Matt Mullenweg seems to see a version of WordPress that’s always 2-3 years away, and rightly so. And, as he—or someone else of note in the WordPress community—introduces ideas, the blogging community of developers usually engages in long-form argumentation (blog ‘posts’) about the merits of these ideas. Many times, this argumentation is in-depth and informative; sometimes we get off track and shortchange the idea.
This past year brought us plenty of discussion on WordPress as an application framework, and the conversation is continuing on into the new year (thanks in no small part to Matt’s interview at LeWeb 2012). Smart, established developers are talking about the utility of this mindset, what needs to change to make it happen, and what the current limits are.
But, even very smart people (read: all people) are prone to a social phenomenon known as attitude polarization. Once we’ve established a viewpoint, publicly or privately, we tend to see incoming data as support for our argument. We gather at the extreme, opposite ends of the debate and set up camp, making it more and more difficult to engage in helpful discourse. We also tend to get locked into our singular perspective and leave any relevant empathy behind.
As the viewpoints on this diverge, I’d like to propose a realignment on the issue, both for newcomers to this discussion and folks who already have an opinion.
Utility of WordPress
Certainly, we developers are the ones who are building the applications. However, many (most?) times, we’re building for a person or business. Be they public or internal apps, we’re creating new functionality to solve someone else’s problem.
If you’re only building something for yourself, use whatever you think is best! But, to assert that reasoning alone when deciding how to develop an app for a client is to your and their detriment. Our goal is to create the most value, both short-term and long-term, for everyone involved.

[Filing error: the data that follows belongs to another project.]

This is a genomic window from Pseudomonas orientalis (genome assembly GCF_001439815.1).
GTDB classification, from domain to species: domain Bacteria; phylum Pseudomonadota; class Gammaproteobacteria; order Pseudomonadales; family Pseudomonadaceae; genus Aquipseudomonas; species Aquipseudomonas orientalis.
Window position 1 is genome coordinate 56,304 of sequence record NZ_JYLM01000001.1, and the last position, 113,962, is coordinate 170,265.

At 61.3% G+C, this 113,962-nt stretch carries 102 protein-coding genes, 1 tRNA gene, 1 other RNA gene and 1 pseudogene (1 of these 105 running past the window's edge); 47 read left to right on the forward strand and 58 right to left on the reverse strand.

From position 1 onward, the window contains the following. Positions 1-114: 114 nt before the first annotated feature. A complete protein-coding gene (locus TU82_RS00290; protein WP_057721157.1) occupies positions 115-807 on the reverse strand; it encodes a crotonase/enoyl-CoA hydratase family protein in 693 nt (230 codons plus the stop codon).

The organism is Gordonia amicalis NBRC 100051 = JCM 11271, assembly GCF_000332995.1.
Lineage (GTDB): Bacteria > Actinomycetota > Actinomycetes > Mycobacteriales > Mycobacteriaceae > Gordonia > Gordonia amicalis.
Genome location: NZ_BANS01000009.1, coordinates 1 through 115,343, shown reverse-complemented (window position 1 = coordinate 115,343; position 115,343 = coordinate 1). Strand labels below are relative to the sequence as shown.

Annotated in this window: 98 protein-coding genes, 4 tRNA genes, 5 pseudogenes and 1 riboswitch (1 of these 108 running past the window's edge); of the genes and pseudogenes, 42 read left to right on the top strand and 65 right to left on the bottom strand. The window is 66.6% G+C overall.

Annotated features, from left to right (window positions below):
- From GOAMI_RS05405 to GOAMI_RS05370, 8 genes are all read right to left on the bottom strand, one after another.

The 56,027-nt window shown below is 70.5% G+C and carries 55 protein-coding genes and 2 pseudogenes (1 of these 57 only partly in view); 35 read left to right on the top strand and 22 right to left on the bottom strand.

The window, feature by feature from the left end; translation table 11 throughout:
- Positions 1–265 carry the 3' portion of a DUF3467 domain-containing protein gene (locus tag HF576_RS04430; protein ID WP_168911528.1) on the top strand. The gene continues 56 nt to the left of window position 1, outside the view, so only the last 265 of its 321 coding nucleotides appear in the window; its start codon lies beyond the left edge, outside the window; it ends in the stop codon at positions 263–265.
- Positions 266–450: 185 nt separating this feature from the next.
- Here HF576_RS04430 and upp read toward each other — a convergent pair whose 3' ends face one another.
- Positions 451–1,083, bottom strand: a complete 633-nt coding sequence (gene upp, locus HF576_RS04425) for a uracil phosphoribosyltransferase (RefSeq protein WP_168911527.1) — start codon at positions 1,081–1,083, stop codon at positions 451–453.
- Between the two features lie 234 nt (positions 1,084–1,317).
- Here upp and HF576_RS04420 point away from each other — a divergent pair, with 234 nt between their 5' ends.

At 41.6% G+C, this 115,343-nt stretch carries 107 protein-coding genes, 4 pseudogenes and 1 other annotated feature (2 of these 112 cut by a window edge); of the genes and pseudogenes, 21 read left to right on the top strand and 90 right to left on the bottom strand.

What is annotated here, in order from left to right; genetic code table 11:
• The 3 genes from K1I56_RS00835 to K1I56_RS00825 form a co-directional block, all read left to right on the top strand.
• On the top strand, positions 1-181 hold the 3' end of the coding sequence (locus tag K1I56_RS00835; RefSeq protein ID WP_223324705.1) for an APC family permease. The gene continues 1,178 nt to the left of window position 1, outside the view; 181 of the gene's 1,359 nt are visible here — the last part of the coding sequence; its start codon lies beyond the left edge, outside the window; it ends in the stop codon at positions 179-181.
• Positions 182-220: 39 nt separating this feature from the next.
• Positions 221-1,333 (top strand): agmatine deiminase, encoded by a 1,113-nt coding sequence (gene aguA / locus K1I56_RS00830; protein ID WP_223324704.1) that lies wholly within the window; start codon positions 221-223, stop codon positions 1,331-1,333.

One of the key values of WordPress as an application framework is that it can be integrated with an existing installation. Being able to integrate that app into, for instance, the backend of WordPress helps prevent fragmentation for the client, even if it is small. No new login URL. No different username and password. No new interface to get used to.
A WordPress core that is designed to run (some or all of) your application is one that allows you to build a more seamless experience for your client.
Is WordPress a blogging platform? Yes.
Is WordPress a CMS? Yes.
Is WordPress an application framework? Yes.
Will WordPress get “radically simplified” soon? Apparently.
All of these working together: that is the beauty. Certainly, focusing on one of these aspects would make WordPress better, but something entirely different is possible if these four phases can work together. I’ll be the first to admit that there’s a lot of work to be done to make this a reality. And, like plenty of other folks, I pine for a more customizable admin area that’ll make this sort of feature convergence graceful. But, we can’t get to where we’re going without remembering where we’re going and why.
It’s much less a battle of developer skill-level (“Beginners can code apps easier in WordPress”) or a naive move away from the base (“WordPress should stick to blogging”), and much more an opportunity for developers to meet our clients’ needs and build a better experience for them.
Will WordPress be a viable application framework for every developer? Absolutely not. This idea is bigger than that. To get that bigger vision, we have to remember to look at it from the perspective of everyone involved—lest we exchange a valuable prospect for an argument over preferences.
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